Saturday in the Fifth Week of Lent
We see today the deliberations of the Sanhedrin that will lead to their decision to have Jesus killed. Their decision comes out of a concern that if enough people believe in Jesus “the Romans will come and take away both our land and our nation.” This seems odd to the modern ear, but in the Old Covenant, the land was the very sign of God’s covenant with Israel, and a space where Israel could be free to worship God properly. Jesus Himself promises in the Beatitudes that “the meek […] shall inherit the earth.” Losing the land is more than a property concern–a covenant is at stake.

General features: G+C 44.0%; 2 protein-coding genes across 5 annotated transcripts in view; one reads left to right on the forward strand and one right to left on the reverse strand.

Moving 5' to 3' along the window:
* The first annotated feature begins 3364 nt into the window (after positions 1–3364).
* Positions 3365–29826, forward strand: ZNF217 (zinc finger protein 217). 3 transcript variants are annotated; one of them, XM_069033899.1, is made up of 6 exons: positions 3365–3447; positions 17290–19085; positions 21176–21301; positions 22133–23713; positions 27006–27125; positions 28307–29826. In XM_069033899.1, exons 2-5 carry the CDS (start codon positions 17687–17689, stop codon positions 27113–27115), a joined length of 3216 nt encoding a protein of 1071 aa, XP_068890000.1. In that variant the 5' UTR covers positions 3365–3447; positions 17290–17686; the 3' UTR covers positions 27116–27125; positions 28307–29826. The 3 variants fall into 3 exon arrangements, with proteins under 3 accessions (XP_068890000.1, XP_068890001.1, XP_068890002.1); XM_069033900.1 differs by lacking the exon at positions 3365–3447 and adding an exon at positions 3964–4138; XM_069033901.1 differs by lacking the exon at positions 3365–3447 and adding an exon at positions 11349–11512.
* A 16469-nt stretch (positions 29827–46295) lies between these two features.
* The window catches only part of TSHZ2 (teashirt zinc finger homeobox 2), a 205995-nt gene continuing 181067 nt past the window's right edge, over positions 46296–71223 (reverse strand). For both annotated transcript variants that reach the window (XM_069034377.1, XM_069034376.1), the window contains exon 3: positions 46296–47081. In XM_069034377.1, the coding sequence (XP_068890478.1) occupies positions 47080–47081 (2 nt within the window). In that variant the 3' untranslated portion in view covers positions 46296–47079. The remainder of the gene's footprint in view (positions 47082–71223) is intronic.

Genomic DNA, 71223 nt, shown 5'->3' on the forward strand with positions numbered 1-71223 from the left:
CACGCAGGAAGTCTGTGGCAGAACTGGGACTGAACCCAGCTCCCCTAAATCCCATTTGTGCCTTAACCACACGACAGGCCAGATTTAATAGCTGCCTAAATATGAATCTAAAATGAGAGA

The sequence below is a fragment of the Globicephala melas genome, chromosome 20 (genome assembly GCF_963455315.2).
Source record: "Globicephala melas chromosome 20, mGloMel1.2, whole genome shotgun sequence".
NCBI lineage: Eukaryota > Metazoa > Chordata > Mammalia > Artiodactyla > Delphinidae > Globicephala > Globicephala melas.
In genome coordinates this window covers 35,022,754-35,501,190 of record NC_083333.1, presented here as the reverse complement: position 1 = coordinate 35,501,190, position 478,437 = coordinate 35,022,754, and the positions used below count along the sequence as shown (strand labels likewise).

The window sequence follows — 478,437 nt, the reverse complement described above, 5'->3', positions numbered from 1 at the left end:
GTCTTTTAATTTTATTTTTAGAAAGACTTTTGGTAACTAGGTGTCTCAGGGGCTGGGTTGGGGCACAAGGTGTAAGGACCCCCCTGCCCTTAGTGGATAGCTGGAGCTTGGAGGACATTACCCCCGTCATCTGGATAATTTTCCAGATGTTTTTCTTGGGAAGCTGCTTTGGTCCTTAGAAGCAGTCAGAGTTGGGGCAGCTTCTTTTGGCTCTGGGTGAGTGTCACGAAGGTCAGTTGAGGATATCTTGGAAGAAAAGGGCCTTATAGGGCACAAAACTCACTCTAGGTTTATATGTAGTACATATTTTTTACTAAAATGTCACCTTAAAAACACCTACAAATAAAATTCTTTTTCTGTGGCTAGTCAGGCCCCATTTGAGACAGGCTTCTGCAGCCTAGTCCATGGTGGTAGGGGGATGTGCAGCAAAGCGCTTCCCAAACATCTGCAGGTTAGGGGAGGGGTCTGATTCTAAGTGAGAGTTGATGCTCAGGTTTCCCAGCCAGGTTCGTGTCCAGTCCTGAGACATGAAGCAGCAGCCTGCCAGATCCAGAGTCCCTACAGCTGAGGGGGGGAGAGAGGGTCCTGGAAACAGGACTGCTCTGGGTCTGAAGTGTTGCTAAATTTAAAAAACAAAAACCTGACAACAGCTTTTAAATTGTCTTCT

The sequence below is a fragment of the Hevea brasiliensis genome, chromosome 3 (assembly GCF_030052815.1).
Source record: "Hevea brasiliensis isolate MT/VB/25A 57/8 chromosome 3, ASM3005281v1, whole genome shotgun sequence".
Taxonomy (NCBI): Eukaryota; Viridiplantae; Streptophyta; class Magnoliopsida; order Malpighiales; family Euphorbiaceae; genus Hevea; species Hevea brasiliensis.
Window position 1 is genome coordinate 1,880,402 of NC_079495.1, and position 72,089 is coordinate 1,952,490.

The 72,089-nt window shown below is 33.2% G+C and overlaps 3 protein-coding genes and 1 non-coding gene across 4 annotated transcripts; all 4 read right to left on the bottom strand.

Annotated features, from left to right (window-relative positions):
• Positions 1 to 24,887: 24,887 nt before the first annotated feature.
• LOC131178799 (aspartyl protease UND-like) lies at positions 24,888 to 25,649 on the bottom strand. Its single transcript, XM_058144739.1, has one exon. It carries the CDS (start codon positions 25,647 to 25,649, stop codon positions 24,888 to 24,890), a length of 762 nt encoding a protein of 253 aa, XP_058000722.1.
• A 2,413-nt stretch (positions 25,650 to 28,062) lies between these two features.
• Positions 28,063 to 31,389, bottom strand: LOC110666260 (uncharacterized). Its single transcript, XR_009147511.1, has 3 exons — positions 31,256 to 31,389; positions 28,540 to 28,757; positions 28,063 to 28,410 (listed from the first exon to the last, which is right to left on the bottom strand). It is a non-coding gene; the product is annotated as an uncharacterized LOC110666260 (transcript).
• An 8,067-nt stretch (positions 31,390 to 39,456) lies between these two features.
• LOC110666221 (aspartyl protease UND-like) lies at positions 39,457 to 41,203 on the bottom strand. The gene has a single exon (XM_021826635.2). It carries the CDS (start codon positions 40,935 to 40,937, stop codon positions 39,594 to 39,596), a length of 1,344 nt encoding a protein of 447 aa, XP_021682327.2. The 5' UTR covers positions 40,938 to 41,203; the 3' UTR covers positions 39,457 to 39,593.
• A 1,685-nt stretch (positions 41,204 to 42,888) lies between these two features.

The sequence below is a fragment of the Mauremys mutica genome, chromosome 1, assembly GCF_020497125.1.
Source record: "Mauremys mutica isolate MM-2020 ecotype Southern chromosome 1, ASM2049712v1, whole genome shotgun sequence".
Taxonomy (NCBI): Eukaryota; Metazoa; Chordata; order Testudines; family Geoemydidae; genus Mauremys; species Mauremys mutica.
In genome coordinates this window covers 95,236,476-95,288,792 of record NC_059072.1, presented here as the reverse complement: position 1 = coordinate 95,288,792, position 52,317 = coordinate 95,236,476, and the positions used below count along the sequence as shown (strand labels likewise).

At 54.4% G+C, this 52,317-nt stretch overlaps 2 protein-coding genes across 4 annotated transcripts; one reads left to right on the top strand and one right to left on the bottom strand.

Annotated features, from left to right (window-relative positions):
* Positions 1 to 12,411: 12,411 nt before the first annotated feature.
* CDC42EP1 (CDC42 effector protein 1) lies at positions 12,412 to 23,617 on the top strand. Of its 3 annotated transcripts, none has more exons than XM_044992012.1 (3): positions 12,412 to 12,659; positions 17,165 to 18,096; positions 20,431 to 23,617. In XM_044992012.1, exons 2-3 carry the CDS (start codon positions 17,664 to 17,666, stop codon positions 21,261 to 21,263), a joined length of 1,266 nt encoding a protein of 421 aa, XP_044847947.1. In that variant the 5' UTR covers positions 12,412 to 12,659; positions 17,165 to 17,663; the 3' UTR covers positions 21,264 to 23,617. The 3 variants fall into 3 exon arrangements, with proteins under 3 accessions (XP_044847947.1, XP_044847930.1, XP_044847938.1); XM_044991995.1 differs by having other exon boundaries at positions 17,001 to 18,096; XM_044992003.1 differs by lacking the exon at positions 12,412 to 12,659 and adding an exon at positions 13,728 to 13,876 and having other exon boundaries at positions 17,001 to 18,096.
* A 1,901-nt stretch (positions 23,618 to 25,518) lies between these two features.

What Jesus is promising, though, is a new covenant. There will still be a kingdom, but it will be “not of this world” (Jn. 18:36). The Israelites are right to fear loss of the nation–the Romans could come and take it at any time. What Jesus is now offering us is a kingdom that can never be taken. A new, unconquerable kingdom as a sign of a new, unconquerable covenant. God has turned our worlds topsy-turvy this week. Now, we are asked to reconsider even what sort of covenant we will have with God. Will we accept this new covenant God is offering to us–with its kingdom that is unconquerable, yet unseeable? Can we follow God through death, leaving behind everything, to enter this kingdom?